Why Kelly Slater is Still the World’s Greatest Surfer at 42
Examining the perpetual youth and singular talent of surfing's king
Last October 17 was a mixed day for surfing on the west coast of Portugal. On the south side of Peniche, a small oval-shaped rocky peninsula poking out into the Atlantic, winds were gusting onshore at about 25 knots, leading organizers of the Moche Rip Curl Pro Portugal, the penultimate event in the 11-contest Association of Surfing Professionals World Championship Tour, to call for the fifth lay day in a row as they waited for conditions to improve. Things were better on the north side, so many of the pro surfers who had come to town for the event went to a beach there to chase down the occasional barreling swells. Among them, Kelly Slater, at age 42 the oldest competitor on the tour by six years, was probably the least enthusiastic.
“I had it in my head space that I was going to go golfing,” Slater told me a few weeks later. “It looked really hard to find a good wave.”
A friend encouraged Slater to at least get in the water, telling him that they would just catch a couple and then come in if it wasn’t any fun. So they pulled on their wetsuits and paddled out into the head-high sets. After a few minutes, Slater scored a little tube.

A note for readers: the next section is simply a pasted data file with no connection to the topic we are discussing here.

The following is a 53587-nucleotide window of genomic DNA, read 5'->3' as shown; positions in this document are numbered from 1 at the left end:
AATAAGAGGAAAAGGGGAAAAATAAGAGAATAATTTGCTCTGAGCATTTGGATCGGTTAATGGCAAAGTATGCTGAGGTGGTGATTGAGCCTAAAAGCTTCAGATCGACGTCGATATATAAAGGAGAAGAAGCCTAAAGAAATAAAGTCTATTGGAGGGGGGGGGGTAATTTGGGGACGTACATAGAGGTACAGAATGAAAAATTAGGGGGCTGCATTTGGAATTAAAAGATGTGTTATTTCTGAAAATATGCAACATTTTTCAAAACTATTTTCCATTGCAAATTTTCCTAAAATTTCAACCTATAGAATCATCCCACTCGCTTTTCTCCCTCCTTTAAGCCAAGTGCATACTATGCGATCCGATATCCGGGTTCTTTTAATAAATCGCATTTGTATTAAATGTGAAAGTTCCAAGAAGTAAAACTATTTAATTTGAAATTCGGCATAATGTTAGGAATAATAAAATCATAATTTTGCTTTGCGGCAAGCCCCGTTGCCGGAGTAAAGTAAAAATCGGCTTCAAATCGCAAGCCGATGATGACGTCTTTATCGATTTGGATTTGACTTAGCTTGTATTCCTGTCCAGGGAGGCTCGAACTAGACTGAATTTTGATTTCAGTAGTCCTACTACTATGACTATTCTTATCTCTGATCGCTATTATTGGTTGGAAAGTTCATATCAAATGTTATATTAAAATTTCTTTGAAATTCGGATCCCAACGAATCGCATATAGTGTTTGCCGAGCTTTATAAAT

A couple of minutes later, he dropped into his second wave, turning to face it as he raced under the folding crest. In front of him, the wave began to crumble. It was going to be a short ride. Back on the beach, Kolohe Andino, a 20-year-old California pro known for aerial acrobatics, had told Slater that the strong offshore winds made it possible to catch huge air if you launched off the top of a wave. Slater figured this was a chance to try something new.
He was surfing at a high speed, and as he approached the tumbling whitewater, Slater crouched low and spread out his arms, coiling his upper body and aiming for the lip. He shot skyward and began spinning, his board now higher than his head. He went around once, then kept going, completing another half-rotation and landing backward in a sea of froth with his board pointing toward the shore. Then he spun another 180 degrees in the water and stood up.